I believe most people, and even most Realtors, are fundamentally honest. Not only are there moral reasons for telling the truth, but these days, given the number of lawsuits that arise from real estate transactions gone wrong, it is simply good business to be honest. Thus, I am continually amazed by what I find under the secret “agent’s” section of the MLS called the “private remarks.” What, you didn’t know that there was a secret “agent’s” section of the MLS? Well, there is, and it is a repository for all kinds of information that, for whatever reason, the listing agent thought the buyer’s agent should know about the property but did not want to reveal to the general public.
Sometimes there are legitimate reasons for keeping information from every member of the unwashed public that is browsing Realtor.com or some other site. Perhaps the old lady who lives in the house keeps a lot of cats, and you need to call in advance to make sure they are put out before a showing. You should not advertise that fact – some burglars might take advantage of it. Same for the code to the lock box. So it is fair enough to keep that kind of information in the private remarks.
But, I frequently find information that is material (i.e., significant) to the value of the property being offered hidden in the agent’s section of the MLS. Thus, anyone without access to the secret part of the MLS (i.e., who did not have a full MLS subscription or did not have their own agent reading the full description of the property) would be blissfully ignorant of the disclosures made in the secret section. Thus, any offer presented to the listing agent (without the benefit of this information) would not be able to price in the information in the opening offer. While I would presume that the listing agent in a double-agency situation (i.e., representing the buyer and the seller at the same time) would eventually get around to disclosing the material information listed on the secret part of the MLS, it still strikes me as unfair that such information is not disclosed from the outset, so that the potential buyer can decide whether the property is one that meets his or her criteria before making an offer and investing time in the property.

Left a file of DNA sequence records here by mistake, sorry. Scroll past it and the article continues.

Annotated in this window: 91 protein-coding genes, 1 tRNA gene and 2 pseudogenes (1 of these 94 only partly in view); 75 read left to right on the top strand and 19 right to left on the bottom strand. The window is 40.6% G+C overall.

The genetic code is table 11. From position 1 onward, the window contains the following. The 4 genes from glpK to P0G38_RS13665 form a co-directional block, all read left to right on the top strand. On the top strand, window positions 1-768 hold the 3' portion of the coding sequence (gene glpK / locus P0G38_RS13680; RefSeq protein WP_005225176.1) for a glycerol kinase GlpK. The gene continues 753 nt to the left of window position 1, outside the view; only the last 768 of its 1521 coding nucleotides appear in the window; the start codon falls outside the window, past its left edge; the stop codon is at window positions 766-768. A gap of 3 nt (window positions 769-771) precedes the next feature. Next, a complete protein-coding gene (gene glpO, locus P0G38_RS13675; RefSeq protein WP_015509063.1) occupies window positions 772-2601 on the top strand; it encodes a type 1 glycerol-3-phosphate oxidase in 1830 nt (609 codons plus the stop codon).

A classic example of this is the agent that puts “total fixer” in the private remarks, but does not disclose that elsewhere in the listing. I’m sorry, but this is the kind of tactic which gives Realtors a bad name. If a client comes to me and is interested in a listing (but not a fixer) and then I have to inform them that the property that looks like a creampuff on the MLS is, in fact, a total fixer, then I have to the be the one to explain why the listing agent thought that the information should be kept from the potential buyer.
I saw one property listed on the MLS which seemed like a great deal from the public section. The private remarks, however, were another story entirely. The private remarks disclosed a sorry tale involving numerous building code citations and even had a long letter from the city attorney to the property owner (by that point, a bank) detailing the serious and possibly irremediable defects in the property. By the time I was done reading it, the property seemed to be a tear down from any reasonable perspective, and not much of a bargain.
The bottom line is that the MLS should be a tool to exchange pertinent information about properties offered for sale – not a tool to “hide the ball” from the unwary and unrepresented potential buyer. But, agents persist in these tactics: as Mark Twain cynically revised the old proverb, “honesty is the best policy – when there is money in it.”